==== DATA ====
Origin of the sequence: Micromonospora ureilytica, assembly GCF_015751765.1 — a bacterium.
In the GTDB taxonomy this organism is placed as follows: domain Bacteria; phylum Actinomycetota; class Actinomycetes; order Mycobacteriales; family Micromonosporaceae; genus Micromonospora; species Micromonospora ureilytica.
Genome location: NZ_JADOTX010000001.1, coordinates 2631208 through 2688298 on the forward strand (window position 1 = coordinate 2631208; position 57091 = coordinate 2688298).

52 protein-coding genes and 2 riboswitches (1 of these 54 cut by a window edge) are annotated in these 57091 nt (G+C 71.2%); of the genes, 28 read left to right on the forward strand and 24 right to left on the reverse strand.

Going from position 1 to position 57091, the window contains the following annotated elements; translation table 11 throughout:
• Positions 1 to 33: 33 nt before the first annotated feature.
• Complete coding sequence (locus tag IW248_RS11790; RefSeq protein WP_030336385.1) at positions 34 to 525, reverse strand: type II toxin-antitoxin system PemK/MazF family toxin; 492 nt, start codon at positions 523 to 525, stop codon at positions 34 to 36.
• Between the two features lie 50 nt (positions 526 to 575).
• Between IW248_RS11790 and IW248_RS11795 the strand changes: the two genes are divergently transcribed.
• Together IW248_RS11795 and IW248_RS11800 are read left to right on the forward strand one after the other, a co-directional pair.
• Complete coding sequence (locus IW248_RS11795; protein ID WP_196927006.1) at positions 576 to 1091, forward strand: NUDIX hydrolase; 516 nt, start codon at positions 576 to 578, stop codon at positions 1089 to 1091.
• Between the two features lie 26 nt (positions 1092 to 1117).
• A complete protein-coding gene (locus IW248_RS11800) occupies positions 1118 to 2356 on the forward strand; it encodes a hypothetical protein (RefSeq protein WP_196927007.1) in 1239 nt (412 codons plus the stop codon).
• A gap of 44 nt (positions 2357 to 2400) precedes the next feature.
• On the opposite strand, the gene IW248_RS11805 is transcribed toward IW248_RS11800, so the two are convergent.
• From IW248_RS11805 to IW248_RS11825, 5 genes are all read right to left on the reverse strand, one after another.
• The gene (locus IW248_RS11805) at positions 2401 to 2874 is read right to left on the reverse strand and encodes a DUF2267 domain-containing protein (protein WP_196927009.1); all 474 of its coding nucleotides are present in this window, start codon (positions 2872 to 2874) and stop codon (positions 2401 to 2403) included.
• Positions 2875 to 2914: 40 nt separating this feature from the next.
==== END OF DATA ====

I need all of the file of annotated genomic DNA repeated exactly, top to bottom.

Origin of the sequence: Micromonospora ureilytica, assembly GCF_015751765.1 — a bacterium.
In the GTDB taxonomy this organism is placed as follows: domain Bacteria; phylum Actinomycetota; class Actinomycetes; order Mycobacteriales; family Micromonosporaceae; genus Micromonospora; species Micromonospora ureilytica.
Genome location: NZ_JADOTX010000001.1, coordinates 2631208 through 2688298 on the forward strand (window position 1 = coordinate 2631208; position 57091 = coordinate 2688298).

52 protein-coding genes and 2 riboswitches (1 of these 54 cut by a window edge) are annotated in these 57091 nt (G+C 71.2%); of the genes, 28 read left to right on the forward strand and 24 right to left on the reverse strand.

Going from position 1 to position 57091, the window contains the following annotated elements; translation table 11 throughout:
• Positions 1 to 33: 33 nt before the first annotated feature.
• Complete coding sequence (locus tag IW248_RS11790; RefSeq protein WP_030336385.1) at positions 34 to 525, reverse strand: type II toxin-antitoxin system PemK/MazF family toxin; 492 nt, start codon at positions 523 to 525, stop codon at positions 34 to 36.
• Between the two features lie 50 nt (positions 526 to 575).
• Between IW248_RS11790 and IW248_RS11795 the strand changes: the two genes are divergently transcribed.
• Together IW248_RS11795 and IW248_RS11800 are read left to right on the forward strand one after the other, a co-directional pair.
• Complete coding sequence (locus IW248_RS11795; protein ID WP_196927006.1) at positions 576 to 1091, forward strand: NUDIX hydrolase; 516 nt, start codon at positions 576 to 578, stop codon at positions 1089 to 1091.
• Between the two features lie 26 nt (positions 1092 to 1117).
• A complete protein-coding gene (locus IW248_RS11800) occupies positions 1118 to 2356 on the forward strand; it encodes a hypothetical protein (RefSeq protein WP_196927007.1) in 1239 nt (412 codons plus the stop codon).
• A gap of 44 nt (positions 2357 to 2400) precedes the next feature.
• On the opposite strand, the gene IW248_RS11805 is transcribed toward IW248_RS11800, so the two are convergent.
• From IW248_RS11805 to IW248_RS11825, 5 genes are all read right to left on the reverse strand, one after another.
• The gene (locus IW248_RS11805) at positions 2401 to 2874 is read right to left on the reverse strand and encodes a DUF2267 domain-containing protein (protein WP_196927009.1); all 474 of its coding nucleotides are present in this window, start codon (positions 2872 to 2874) and stop codon (positions 2401 to 2403) included.
• Positions 2875 to 2914: 40 nt separating this feature from the next.